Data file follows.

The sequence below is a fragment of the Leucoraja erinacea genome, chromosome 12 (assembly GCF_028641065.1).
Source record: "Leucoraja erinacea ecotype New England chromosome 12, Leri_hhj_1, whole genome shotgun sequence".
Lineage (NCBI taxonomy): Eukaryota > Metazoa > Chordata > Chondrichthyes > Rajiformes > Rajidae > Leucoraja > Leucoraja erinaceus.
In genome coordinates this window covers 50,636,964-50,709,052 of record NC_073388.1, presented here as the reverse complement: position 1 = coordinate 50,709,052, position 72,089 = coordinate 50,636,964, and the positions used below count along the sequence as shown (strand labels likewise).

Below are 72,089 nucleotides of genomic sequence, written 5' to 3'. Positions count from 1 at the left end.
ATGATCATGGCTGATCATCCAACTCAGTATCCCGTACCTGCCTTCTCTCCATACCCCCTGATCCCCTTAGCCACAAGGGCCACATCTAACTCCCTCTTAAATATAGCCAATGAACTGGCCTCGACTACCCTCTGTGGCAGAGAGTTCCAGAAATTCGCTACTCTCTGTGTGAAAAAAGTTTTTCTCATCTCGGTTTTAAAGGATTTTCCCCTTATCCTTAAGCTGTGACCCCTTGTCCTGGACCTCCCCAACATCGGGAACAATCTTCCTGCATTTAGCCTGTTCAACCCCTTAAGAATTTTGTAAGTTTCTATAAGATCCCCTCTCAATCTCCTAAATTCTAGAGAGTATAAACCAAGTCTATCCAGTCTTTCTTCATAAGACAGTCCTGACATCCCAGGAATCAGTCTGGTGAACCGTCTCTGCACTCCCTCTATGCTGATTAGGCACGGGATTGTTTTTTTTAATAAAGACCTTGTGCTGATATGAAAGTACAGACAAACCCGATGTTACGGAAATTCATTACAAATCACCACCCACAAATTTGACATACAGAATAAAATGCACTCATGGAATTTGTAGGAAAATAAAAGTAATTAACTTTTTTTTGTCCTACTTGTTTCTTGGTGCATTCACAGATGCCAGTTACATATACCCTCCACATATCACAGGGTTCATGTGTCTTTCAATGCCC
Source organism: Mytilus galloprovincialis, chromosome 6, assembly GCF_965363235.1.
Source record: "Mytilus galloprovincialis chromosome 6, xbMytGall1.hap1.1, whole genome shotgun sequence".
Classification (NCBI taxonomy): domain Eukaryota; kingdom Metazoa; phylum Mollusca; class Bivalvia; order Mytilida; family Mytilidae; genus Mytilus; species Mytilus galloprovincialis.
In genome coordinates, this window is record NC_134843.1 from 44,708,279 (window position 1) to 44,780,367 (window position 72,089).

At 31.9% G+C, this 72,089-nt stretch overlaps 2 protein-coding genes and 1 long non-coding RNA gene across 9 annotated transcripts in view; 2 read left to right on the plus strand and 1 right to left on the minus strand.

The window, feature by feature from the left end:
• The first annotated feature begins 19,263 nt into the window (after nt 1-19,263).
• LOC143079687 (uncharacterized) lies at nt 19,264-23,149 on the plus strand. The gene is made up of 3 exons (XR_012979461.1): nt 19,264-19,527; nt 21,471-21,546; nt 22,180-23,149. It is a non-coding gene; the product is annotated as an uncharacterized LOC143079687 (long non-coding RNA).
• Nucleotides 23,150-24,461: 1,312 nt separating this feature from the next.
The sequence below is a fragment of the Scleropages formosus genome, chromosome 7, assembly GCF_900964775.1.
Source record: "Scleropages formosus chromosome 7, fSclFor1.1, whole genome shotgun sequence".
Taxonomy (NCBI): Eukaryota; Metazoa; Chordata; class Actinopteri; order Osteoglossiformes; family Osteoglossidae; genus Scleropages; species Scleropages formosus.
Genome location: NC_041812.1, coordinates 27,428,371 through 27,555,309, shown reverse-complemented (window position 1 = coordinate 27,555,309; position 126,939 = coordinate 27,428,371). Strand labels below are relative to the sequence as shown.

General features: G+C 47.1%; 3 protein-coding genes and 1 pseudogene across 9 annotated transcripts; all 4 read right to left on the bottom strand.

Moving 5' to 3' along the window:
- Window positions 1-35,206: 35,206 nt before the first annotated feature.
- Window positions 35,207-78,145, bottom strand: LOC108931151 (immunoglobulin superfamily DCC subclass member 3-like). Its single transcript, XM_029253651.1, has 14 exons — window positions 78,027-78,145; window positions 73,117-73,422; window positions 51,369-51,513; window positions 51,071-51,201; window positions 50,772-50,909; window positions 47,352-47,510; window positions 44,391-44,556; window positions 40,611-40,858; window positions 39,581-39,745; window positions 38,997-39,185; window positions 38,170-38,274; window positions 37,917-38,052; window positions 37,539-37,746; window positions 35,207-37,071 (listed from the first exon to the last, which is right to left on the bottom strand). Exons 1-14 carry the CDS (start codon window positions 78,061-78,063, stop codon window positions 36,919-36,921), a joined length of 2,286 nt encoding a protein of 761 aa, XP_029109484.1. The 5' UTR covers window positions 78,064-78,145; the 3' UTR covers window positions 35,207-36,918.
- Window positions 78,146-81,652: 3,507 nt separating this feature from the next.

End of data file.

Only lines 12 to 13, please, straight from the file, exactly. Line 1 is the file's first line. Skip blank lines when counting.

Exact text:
The window, feature by feature from the left end:
• The first annotated feature begins 19,263 nt into the window (after nt 1-19,263).